We all harbor biases

As a building principal, Tracey Benson (standing) moved cautiously when using performance data disaggregated by racial subgroups.

Understanding that we all harbor biases — often counter to our intentions — is key to unlocking our ability to reduce racial disparities in school and district outcomes. Once educators are freed from defensiveness and realize that no one is questioning their intentions, they can engage in the daily work necessary to ensure students of color are consistently treated fairly with respect, high expectations and dignity.

When Tracey was a principal monitoring transition time in the halls, black students told him he was reprimanding them for loitering while ignoring white students doing the same. Rather than react defensively — “I treat all kids fairly! Are you accusing me of treating black and white students differently?” — Tracey investigated and learned they were correct. He developed a system to ensure he redirected students more fairly.

Similarly, Sarah complained to a colleague about black students in her class talking out of turn only to discover that in fact white students were doing the same thing without any consequence. This prompted her to ask peers to observe and give feedback about whether she was holding all students to the same expectations.

How can leaders develop communities where educators forgo defensiveness and adopt a mindset of inquiry to reduce the impact of racial bias on students? What can leaders do? Creating schools free of bias is not as simple as learning a few new teaching techniques or attending a one-day workshop. Combatting the impact of racial bias on students requires leaders to commit to ongoing, adaptive work.

Start with ourselves
The first step in this ongoing commitment is for leaders to start with themselves. The bad racist/good nonracist binary mindset has deep roots in all of us. None of us is immune. In fact, the two of us as co-authors saw evidence of this mindset as we collaborated on writing a book about unconscious racial bias.

While discussing a school incident when a black student accused Sarah of being racist, Tracey questioned whether the student might have been right. He didn’t accuse Sarah of intentionally treating the student unfairly but rather questioned her confidence in assessing the situation fairly. As a white woman who understands unconscious racial bias, wouldn’t she want to know more about what the student was experiencing that made him say that? Wouldn’t she want to at least probe to understand more of the black student’s perspective?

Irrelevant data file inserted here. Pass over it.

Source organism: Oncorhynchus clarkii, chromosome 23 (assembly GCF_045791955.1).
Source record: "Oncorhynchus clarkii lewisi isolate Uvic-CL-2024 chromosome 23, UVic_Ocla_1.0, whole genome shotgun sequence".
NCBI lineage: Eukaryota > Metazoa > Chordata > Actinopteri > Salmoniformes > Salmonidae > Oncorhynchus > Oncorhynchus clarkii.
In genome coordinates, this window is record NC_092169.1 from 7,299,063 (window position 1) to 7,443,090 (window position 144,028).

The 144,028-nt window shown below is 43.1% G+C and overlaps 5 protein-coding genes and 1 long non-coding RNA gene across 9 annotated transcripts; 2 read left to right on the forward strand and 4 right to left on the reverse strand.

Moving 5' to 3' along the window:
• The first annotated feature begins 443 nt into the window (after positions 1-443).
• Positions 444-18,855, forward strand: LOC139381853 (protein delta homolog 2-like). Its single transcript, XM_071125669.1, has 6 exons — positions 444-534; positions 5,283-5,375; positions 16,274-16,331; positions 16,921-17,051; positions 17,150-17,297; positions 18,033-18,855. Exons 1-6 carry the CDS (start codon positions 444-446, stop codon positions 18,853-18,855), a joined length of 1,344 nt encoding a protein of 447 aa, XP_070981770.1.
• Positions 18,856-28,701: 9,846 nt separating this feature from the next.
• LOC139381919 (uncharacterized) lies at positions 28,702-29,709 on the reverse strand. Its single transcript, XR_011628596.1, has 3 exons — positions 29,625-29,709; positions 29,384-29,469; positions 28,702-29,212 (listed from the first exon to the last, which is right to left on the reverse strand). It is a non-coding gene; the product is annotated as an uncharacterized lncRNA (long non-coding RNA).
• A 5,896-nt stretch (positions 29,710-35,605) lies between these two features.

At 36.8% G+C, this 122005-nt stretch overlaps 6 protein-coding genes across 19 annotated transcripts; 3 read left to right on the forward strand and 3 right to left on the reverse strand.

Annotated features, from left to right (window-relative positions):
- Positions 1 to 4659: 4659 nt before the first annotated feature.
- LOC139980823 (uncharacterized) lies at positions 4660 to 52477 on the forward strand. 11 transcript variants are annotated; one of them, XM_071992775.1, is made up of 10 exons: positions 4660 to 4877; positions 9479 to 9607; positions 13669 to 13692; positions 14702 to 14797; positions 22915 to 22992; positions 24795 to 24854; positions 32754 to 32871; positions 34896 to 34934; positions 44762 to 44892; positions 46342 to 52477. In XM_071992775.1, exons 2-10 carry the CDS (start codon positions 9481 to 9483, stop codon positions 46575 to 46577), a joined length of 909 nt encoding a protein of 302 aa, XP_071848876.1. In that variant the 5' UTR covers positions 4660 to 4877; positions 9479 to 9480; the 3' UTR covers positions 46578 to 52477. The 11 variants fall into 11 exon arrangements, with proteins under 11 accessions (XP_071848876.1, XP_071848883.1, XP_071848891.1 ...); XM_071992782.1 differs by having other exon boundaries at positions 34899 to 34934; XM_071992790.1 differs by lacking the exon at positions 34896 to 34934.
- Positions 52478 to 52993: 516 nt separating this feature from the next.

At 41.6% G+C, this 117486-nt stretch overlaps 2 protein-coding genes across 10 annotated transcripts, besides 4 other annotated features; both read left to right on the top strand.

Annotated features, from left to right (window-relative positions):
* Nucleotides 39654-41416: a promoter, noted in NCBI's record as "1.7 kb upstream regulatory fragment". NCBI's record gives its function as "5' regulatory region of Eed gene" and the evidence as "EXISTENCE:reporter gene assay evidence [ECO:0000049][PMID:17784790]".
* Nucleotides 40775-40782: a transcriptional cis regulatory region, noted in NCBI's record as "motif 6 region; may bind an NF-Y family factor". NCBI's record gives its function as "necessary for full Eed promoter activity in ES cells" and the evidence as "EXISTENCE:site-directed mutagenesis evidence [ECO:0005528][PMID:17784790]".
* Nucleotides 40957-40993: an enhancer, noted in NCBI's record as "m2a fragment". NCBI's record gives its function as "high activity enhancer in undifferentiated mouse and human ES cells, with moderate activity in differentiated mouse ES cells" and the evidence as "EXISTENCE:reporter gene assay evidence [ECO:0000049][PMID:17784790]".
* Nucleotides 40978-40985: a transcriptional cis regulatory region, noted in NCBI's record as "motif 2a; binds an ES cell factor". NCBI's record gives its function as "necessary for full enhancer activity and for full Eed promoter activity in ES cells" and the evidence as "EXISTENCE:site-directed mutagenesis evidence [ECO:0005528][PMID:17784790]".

Sarah heard Tracey’s question as a lack of trust in her commitment to black students. Her defensiveness was immediate. Did he know about the strong relationships she had with black students and their families? Or how much she worked to hold her black and brown students to high academic standards? Why didn’t he trust her judgment as the dedicated teacher she knew herself to be?

Tracey, meanwhile, heard Sarah’s defensiveness as willful ignorance of her racial bias. Why couldn’t she just consider the possibility that she might have been treating the student unfairly in some way she didn’t recognize? How could she push back so hard against something so fundamental? Tracey heard Sarah’s defensiveness as prioritizing her own sense of self-worth over a student’s well-being.

In a moment of clarity, the two of us came to see the problem. Sarah was defending her intentions. Tracey was questioning her impact. He wasn’t doubting her intentions — they just weren’t relevant to his question. Tracey’s persistence in helping Sarah see this — despite the emotional toll it took to continually remind Sarah how unconscious bias works — and Sarah’s willingness to drop the defensiveness allowed the two of us to continue working and learning together.

Coming to terms with the ways unconscious bias works in all of us as leaders is a necessary first step in any anti-racist leader’s practice. In addition to examining their own beliefs, anti-racist leaders create the conditions for others to do the same. Two high-leverage steps leaders take are to normalize talking about race and racial bias and to regularly collect and investigate data to determine the impact of bias — and ways to reduce it.

Sarah Fiarman greeted students at the front door of the Graham and Parks School in Cambridge, Mass., during her time as principal.
Normalize talking about race and bias
Few educators in the United States have experience talking about race and racial bias in mixed-race settings. Many white people don’t have experience talking about or recognizing the impact of their racial identity at all, and some white people still mistakenly subscribe to a colorblind approach. A vital condition for addressing bias is naming race and normalizing the concept of racial bias. It’s something we all need to work on. Through modeling and reserving time for others to learn and practice, district leaders build their own and others’ skills to talk about racial identity and racial bias.